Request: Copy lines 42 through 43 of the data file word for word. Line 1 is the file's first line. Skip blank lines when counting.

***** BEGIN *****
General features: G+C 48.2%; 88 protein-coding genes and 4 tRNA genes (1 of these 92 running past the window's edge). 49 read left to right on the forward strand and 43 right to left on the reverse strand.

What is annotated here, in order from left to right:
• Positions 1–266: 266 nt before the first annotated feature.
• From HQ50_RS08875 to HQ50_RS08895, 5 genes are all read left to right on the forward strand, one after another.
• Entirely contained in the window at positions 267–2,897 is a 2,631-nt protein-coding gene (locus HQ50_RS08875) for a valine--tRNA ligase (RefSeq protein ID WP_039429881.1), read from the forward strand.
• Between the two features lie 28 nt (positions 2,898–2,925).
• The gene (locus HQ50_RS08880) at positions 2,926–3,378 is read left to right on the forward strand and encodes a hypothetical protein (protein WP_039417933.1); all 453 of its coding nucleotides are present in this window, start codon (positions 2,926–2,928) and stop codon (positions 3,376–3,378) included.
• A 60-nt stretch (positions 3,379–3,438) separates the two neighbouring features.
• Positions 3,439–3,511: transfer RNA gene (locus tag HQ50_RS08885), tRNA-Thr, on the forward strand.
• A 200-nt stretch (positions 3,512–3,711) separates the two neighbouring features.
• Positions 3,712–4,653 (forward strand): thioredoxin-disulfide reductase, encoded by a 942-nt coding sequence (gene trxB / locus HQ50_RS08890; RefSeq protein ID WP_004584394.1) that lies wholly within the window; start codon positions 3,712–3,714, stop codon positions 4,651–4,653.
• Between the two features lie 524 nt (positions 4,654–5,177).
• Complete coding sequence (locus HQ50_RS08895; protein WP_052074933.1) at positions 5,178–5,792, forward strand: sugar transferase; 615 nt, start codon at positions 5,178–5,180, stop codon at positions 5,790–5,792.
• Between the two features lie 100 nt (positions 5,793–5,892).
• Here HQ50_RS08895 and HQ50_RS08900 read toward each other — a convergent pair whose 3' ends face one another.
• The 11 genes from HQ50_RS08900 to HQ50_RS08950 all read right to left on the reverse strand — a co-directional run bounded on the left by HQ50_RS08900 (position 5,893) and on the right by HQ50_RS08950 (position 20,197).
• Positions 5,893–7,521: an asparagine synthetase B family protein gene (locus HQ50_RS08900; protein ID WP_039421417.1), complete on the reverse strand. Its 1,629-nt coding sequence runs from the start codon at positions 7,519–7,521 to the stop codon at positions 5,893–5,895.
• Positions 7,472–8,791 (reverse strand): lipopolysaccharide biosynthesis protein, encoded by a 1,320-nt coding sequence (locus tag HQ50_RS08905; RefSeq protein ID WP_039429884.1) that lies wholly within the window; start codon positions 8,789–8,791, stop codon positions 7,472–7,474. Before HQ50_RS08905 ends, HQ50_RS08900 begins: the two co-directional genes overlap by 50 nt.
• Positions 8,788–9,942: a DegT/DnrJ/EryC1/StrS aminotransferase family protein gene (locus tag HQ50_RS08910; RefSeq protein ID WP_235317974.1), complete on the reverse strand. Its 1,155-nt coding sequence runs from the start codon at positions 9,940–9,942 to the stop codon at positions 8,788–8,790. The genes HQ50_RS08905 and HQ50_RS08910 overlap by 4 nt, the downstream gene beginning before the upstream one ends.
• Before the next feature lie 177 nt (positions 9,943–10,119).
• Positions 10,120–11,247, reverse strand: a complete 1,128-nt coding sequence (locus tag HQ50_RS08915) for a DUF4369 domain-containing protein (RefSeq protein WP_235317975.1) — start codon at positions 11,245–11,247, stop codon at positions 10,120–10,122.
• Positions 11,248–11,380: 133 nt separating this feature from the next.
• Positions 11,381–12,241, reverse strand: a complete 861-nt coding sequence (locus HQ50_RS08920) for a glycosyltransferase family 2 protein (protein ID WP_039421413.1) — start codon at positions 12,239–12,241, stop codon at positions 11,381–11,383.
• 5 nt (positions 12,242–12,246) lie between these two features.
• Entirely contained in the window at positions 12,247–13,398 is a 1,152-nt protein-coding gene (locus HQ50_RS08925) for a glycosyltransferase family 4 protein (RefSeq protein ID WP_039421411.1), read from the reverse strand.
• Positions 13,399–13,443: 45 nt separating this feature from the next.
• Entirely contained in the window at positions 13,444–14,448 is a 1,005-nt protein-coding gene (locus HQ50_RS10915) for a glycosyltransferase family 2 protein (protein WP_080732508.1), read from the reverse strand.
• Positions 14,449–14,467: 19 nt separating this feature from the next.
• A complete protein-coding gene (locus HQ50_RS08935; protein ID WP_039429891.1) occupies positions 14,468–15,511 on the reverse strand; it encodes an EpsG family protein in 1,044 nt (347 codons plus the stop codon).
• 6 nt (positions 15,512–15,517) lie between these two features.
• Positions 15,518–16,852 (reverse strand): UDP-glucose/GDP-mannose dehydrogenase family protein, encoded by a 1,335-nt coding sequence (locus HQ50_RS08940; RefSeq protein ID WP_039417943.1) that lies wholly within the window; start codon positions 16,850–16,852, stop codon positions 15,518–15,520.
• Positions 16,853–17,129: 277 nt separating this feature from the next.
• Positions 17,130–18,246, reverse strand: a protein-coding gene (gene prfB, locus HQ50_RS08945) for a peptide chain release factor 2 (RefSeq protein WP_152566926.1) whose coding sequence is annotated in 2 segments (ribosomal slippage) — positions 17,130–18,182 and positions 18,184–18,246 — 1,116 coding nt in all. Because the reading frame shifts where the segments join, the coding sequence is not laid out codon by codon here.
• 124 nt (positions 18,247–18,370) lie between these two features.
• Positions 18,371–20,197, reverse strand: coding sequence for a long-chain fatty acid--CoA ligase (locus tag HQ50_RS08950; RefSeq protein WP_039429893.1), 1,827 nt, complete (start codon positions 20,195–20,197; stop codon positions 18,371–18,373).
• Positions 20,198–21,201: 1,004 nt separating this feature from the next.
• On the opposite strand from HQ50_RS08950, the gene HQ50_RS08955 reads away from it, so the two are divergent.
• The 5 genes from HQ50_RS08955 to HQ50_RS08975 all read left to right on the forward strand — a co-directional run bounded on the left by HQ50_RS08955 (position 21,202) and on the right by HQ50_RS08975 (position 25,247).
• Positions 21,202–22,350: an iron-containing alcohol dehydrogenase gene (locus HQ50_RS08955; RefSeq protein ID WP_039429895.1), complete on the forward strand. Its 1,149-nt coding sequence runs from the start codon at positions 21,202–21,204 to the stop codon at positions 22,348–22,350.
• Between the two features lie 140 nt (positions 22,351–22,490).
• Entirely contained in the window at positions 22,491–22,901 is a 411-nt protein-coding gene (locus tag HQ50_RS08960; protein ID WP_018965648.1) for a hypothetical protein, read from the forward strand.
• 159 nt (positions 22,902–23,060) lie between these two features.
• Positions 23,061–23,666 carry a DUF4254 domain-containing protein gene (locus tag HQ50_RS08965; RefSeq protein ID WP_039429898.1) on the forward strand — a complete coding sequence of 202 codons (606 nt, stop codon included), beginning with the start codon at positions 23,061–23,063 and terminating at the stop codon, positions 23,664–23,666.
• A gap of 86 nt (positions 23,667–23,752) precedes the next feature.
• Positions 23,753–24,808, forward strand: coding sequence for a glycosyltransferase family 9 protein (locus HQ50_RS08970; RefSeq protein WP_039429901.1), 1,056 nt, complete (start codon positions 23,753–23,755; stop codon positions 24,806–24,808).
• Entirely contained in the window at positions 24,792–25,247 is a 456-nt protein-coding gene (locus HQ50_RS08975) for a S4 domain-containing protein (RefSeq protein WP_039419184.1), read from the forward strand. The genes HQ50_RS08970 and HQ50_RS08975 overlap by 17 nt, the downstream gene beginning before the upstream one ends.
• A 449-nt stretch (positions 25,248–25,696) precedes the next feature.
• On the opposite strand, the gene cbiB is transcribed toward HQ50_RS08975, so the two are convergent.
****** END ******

• 159 nt (positions 22,902–23,060) lie between these two features.
• Positions 23,061–23,666 carry a DUF4254 domain-containing protein gene (locus tag HQ50_RS08965; RefSeq protein ID WP_039429898.1) on the forward strand — a complete coding sequence of 202 codons (606 nt, stop codon included), beginning with the start codon at positions 23,061–23,063 and terminating at the stop codon, positions 23,664–23,666.